by Mary Shelley
Victor doesn't exactly blame his dad for the monster, but he comes pretty close. Oh, sure, he has nothing but praise for his parents: his father "filled several public situations with honour and reputation" (1.1); he has a "sense of justice in [his] upright mind" (1.5); he looks at his little son with a "smile of benevolent pleasure" (1.6).
But. (Of course there's a but.) "Benevolent pleasure" isn't exactly the same as a good moral upbringing, and there are hints that Victor feels like his dad let him down. When he first picks up a book of alchemy, his dad carelessly dismisses it: "do not waste your time upon this; it is sad trash" (2.6). But that's not enough for Victor, who wishes that his dad had "taken the pains to explain to me that the principles of Agrippa had been entirely exploded" (2.7). Unfortunately, his father is "not scientific," which means Victor has to "struggle with a child's blindness" (2.9).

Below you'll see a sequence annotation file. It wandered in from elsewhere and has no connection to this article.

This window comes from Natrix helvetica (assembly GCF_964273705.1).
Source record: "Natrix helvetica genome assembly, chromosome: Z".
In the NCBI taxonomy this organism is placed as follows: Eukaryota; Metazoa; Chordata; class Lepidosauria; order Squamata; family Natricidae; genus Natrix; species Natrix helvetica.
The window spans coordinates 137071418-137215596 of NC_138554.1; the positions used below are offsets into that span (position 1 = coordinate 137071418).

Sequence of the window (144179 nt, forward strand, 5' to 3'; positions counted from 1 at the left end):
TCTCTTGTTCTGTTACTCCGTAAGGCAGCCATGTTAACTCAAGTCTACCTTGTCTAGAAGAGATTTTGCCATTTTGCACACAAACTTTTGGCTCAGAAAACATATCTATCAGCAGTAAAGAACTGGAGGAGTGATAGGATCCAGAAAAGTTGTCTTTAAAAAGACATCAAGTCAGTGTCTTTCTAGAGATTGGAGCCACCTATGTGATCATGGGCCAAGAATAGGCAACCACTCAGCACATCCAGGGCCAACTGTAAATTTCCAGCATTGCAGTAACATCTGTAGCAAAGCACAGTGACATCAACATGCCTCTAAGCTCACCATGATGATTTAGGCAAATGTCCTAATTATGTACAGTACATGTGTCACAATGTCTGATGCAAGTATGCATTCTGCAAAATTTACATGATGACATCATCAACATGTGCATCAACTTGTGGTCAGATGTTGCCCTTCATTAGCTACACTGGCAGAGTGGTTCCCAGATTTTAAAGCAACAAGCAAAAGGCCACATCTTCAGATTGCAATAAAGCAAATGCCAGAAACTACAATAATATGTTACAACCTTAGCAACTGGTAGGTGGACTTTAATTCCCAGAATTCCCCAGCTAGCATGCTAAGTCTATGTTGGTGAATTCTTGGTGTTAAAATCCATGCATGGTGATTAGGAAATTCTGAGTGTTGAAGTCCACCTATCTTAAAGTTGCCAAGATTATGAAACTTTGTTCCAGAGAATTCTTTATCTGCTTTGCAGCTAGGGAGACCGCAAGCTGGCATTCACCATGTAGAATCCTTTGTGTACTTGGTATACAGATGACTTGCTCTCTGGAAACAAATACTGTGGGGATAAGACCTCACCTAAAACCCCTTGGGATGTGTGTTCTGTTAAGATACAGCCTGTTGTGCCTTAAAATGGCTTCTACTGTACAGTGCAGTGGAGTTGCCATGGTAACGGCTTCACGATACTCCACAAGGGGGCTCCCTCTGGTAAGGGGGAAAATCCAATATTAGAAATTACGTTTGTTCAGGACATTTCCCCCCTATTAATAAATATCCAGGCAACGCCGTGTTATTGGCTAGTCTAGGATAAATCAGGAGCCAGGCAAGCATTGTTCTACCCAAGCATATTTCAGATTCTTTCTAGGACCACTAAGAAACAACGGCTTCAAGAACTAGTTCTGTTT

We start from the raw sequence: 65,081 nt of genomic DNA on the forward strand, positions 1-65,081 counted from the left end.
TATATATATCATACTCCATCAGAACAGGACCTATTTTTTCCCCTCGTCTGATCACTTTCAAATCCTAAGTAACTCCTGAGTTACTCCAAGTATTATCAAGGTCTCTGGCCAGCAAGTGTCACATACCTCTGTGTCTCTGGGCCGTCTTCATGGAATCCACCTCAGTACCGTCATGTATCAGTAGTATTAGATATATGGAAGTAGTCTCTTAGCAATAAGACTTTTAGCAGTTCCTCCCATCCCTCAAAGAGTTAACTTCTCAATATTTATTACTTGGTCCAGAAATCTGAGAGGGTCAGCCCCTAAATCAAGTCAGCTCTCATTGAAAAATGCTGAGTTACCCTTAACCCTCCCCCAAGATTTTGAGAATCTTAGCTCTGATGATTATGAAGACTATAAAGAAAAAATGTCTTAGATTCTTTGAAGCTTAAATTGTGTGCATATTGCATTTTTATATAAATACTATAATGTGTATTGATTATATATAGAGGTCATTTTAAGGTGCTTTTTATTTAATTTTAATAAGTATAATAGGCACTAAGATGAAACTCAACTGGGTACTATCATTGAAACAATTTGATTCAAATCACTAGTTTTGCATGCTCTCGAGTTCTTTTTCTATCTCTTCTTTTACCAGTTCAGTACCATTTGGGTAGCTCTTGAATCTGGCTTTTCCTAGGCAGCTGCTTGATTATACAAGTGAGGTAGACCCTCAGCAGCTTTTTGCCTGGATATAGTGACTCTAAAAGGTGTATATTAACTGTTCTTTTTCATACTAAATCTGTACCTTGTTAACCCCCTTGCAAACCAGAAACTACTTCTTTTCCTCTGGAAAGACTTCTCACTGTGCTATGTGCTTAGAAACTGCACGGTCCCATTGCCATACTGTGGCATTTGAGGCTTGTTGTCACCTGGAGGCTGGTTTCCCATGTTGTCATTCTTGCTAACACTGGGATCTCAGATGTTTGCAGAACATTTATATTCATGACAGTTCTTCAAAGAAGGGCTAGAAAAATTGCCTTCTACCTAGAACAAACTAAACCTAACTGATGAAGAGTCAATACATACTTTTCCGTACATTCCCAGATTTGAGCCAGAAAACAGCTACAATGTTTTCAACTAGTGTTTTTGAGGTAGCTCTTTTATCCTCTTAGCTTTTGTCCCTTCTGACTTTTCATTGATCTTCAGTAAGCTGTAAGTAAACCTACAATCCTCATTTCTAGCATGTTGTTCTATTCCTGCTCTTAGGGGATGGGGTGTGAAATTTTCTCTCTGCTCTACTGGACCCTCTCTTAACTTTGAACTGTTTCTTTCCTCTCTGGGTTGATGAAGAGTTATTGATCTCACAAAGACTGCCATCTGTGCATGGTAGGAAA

To us, this sounds an awful lot like a case of daddy issues—like Victor is so desperate to blame someone that he even turns against his poor dad, who frankly sounds like a loving, caring parent. He even comes to Scotland to nurse his poor son back to health—although why you'd waste your time on such an ingrate, we really don't know. And that's what makes Alphonse such a good guy.